Some wonder if Russia could evade sanctions with a ruble-based central bank digital currency (CBDC). However, a digital ruble is barely at the concept stage. The Ministry of Finance suggested in October 2020 that a ruble CBDC could be used to reduce the country’s exposure to sanctions but then stated that such an instrument would need to comply with the highest levels of Financial Action Task Force anti-money-laundering rules.
Reports suggested that Tether, a notoriously questionable dollar-substitute “stablecoin” commonly used in crypto trading, was being used to funnel money out of Russia. This report was sufficient for EU officials to look into the matter. The basis of this report turned out to be an increase in total daily trading volume to $33 million on a single trading pair on the Binance exchange. For comparison, the total daily trading volume worldwide of tethers on all trading pairs is around $55 billion. It’s possible that the tether-ruble trading was a small number of individuals who managed to get their rubles out, but this wouldn’t be a usable channel for nation-scale sanctions evasion.
Tether states that it complies with sanctions, including freezing particular tethers used by a sanctioned entity as necessary. However, because tethers are just crypto-tokens like any others, Tether can’t make the normal transmission of tethers comply with sanctions any more than it could check each note in a duffel bag full of $100 bills handed from one crook to another. Only the exchanges can check if a customer trying to make a trade is sanctioned.
Individual-sanctions evasion with cryptocurrencies will use the same techniques as with regular money: frontmen, corporate shells, complacent banks. This has been successful, but only up to a point.
Criminals launder their cryptos using darknet “treasure men” who leave bags of cash in specified locations, small exchanges without much liquidity, questionable over-the-counter trading desks, and chain-hopping, where you exchange your way through several different cryptos to obfuscate your trail. Even this gets them to only “clean” crypto-assets, which they then have to cash in.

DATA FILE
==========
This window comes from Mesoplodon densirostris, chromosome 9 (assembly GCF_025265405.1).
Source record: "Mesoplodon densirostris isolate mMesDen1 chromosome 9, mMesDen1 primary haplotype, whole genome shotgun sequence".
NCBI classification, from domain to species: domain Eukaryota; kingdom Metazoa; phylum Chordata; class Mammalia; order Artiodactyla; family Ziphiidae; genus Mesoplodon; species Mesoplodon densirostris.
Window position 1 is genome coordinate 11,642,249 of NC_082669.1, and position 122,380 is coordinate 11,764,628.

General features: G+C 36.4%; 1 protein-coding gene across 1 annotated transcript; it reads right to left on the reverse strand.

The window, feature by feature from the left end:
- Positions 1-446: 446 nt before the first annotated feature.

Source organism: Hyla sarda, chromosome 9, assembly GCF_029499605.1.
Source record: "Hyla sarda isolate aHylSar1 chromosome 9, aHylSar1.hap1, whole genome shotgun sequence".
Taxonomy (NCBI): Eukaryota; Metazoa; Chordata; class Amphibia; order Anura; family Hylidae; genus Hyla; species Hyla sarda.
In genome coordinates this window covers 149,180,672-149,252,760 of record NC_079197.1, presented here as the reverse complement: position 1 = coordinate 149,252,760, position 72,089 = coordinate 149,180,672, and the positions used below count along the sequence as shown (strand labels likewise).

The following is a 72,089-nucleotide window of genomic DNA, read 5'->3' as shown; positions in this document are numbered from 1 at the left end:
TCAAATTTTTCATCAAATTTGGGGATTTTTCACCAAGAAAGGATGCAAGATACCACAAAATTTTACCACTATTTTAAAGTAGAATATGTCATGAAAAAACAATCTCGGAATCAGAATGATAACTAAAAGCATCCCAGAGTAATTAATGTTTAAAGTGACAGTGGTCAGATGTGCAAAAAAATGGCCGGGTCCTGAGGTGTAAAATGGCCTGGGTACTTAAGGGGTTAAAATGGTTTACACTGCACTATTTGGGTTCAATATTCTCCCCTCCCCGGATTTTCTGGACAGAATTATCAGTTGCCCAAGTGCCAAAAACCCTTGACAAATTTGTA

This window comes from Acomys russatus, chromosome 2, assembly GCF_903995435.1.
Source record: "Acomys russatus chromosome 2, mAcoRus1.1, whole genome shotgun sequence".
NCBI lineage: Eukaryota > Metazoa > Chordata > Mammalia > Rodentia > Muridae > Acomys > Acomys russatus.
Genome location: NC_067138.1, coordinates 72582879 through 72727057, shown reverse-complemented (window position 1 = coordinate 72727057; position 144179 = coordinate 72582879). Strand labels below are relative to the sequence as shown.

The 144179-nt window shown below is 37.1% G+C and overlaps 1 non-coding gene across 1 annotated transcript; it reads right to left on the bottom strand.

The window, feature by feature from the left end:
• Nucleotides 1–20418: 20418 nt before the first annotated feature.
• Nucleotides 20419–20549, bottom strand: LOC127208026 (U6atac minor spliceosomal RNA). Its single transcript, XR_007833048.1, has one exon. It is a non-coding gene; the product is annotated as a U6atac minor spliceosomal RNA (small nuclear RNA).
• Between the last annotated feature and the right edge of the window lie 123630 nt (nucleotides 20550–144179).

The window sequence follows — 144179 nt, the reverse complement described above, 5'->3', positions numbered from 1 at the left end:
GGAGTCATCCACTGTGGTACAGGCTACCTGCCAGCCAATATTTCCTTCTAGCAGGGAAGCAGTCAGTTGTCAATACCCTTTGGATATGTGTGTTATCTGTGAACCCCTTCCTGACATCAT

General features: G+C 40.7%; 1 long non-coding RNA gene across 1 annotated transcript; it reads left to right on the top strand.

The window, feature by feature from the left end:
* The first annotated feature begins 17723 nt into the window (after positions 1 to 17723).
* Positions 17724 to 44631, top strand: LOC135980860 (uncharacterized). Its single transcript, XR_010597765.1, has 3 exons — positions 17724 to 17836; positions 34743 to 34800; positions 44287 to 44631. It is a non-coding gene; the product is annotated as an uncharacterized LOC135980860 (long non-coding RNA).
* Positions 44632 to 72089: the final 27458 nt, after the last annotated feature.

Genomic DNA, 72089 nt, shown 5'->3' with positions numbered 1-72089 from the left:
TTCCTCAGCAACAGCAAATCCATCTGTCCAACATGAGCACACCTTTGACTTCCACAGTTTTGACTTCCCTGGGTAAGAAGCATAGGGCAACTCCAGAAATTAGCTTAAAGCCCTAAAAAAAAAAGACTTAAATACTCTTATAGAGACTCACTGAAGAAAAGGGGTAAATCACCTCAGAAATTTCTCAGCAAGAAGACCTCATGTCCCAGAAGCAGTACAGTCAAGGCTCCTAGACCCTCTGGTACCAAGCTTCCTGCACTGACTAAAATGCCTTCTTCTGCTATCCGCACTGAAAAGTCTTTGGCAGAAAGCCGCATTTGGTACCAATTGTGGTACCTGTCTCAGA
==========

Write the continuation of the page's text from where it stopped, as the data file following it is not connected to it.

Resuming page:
And the authorities aren’t stupid. The U.S. attorney general produced a Cryptocurrency Enforcement Framework in October 2020, listing various types of financial malfeasance facilitated by cryptocurrencies and how these have been traced in particular cases, including North Korea’s sanctions evasion.
The Treasury has warned that cryptocurrencies can weaken sanctions; its prescriptions include international coordination to hamper bad actors from cashing in their cryptos. The Financial Action Task Force has tightened its recommendations in just the past few years on traceability of cryptocurrency transactions; we are headed for a two-speed system of traceable regulated investors versus questionable actors who are left out in the cold.
Cryptocurrency can be useful for payments. Ukraine has officially requested donations, including in cryptocurrency. The country has received $22 million in cryptocurrency in the past week, a small enough volume to cash out relatively easily. For once, crypto might have done a little good. It’s unlikely it’ll do much more than that.
 
David Gerard is the author of the book Attack of the 50 Foot Blockchain and the cryptocurrency and blockchain news blog of the same name. His new book is Libra Shrugged: How Facebook Tried to Take Over the Money.